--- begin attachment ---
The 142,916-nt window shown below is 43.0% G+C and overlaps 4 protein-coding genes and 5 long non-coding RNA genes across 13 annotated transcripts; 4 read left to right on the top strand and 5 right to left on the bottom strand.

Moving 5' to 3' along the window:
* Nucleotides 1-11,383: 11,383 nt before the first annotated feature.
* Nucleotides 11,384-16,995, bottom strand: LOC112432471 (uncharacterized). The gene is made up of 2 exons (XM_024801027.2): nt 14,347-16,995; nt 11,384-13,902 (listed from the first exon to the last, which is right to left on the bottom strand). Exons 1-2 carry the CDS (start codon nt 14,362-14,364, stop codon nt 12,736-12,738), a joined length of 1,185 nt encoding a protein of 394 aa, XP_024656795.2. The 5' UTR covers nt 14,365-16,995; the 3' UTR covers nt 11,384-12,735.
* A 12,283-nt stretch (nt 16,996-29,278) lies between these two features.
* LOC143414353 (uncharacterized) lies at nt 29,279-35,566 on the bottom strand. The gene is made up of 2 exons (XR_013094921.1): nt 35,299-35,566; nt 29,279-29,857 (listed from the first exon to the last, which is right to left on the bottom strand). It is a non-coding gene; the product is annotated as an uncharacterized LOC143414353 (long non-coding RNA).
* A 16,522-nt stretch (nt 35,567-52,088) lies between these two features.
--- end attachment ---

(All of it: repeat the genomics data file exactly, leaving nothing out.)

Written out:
The 142,916-nt window shown below is 43.0% G+C and overlaps 4 protein-coding genes and 5 long non-coding RNA genes across 13 annotated transcripts; 4 read left to right on the top strand and 5 right to left on the bottom strand.

Moving 5' to 3' along the window:
* Nucleotides 1-11,383: 11,383 nt before the first annotated feature.
* Nucleotides 11,384-16,995, bottom strand: LOC112432471 (uncharacterized). The gene is made up of 2 exons (XM_024801027.2): nt 14,347-16,995; nt 11,384-13,902 (listed from the first exon to the last, which is right to left on the bottom strand). Exons 1-2 carry the CDS (start codon nt 14,362-14,364, stop codon nt 12,736-12,738), a joined length of 1,185 nt encoding a protein of 394 aa, XP_024656795.2. The 5' UTR covers nt 14,365-16,995; the 3' UTR covers nt 11,384-12,735.
* A 12,283-nt stretch (nt 16,996-29,278) lies between these two features.
* LOC143414353 (uncharacterized) lies at nt 29,279-35,566 on the bottom strand. The gene is made up of 2 exons (XR_013094921.1): nt 35,299-35,566; nt 29,279-29,857 (listed from the first exon to the last, which is right to left on the bottom strand). It is a non-coding gene; the product is annotated as an uncharacterized LOC143414353 (long non-coding RNA).
* A 16,522-nt stretch (nt 35,567-52,088) lies between these two features.